• Pierce County Ordinance No. 2021-46s (2021) — Specifically requires all single-family homes built after January 2022 have appropriate electrical supply and a parking space with EV charging or a nearby outlet for charging.
  • Port Orchard Municipal Code Sec 20.124.050 — Includes a table similar to that employed in the Mountlake Terrace code sample.
  • Seattle Ordinance No. 125815 (2019)
  • SeaTac Municipal Code Sec. 15.430.100 — Addresses converting existing off-site parking spaces to EV charging spaces for certain zones.
  • Tacoma
  • Ordinance No. 28640
  • Building and Development Code Sec. 2.02.136 — Identifies the thresholds that will trigger charging stations, the percentage of parking spaces to be served by a charging station, and the percentage of spaces to be provided with EVSE according to the occupancy group and use of the building served.

Incentives to Encourage EV Infrastructure Development

Installing EV charging infrastructure is much easier for new developments than it is for existing buildings because parking spots with EV chargers must be larger than regular spots to accommodate the necessary equipment. To encourage EV charging station installation in new or existing developments, Washington local governments have offered a variety of incentives to developers.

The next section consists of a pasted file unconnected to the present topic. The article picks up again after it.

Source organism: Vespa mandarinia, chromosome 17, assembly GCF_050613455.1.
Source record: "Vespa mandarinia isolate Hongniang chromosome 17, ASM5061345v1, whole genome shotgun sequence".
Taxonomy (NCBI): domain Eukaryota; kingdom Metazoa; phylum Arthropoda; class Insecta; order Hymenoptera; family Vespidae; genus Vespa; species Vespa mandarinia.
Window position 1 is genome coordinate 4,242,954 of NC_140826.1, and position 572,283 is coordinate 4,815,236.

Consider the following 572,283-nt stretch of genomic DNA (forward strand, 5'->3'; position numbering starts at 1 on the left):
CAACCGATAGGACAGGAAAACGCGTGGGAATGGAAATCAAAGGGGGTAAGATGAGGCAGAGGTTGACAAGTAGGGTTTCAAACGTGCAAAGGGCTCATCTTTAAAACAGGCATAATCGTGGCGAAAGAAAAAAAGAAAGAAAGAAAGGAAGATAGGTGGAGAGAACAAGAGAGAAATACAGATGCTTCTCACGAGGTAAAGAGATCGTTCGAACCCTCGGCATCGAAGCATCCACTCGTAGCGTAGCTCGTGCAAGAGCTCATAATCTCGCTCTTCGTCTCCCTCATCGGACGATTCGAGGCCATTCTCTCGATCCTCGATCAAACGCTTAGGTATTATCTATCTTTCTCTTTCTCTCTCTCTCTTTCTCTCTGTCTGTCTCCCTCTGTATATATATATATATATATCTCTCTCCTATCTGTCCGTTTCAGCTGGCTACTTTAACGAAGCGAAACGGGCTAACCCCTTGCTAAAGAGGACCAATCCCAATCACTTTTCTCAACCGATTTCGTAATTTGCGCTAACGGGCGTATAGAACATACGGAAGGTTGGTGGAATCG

Examples of Codes Including Incentives for EVSE Installation

  • Issaquah Municipal Code Sec. 18.09140(10) — Requires affordable housing unit construction projects to meet 100% of EVSE and EV-ready requirements as long as project remains cost neutral; If not, allows for reduction in required minimum required structured parking or required parking lot landscaping or combination of both to achieve cost neutrality.
  • Milton Municipal Code Sec. 17.69.040 — Exempts from certain requirements new residential construction and retrofitted single-family residential projects that include EV charging stations.
  • Quincy Municipal Code Sec. 20.38.035(B) — Incentivizes various ‘green’ design elements for new construction, including a maximum 10% bonus density credit for the incorporation of “(s)olar design, electric vehicles, and other energy alternative considerations” into new developments.
hard, charging, stations, residential, buildings

These codes allow an EV charging station space to be included in the calculation for minimum required off-street parking spaces.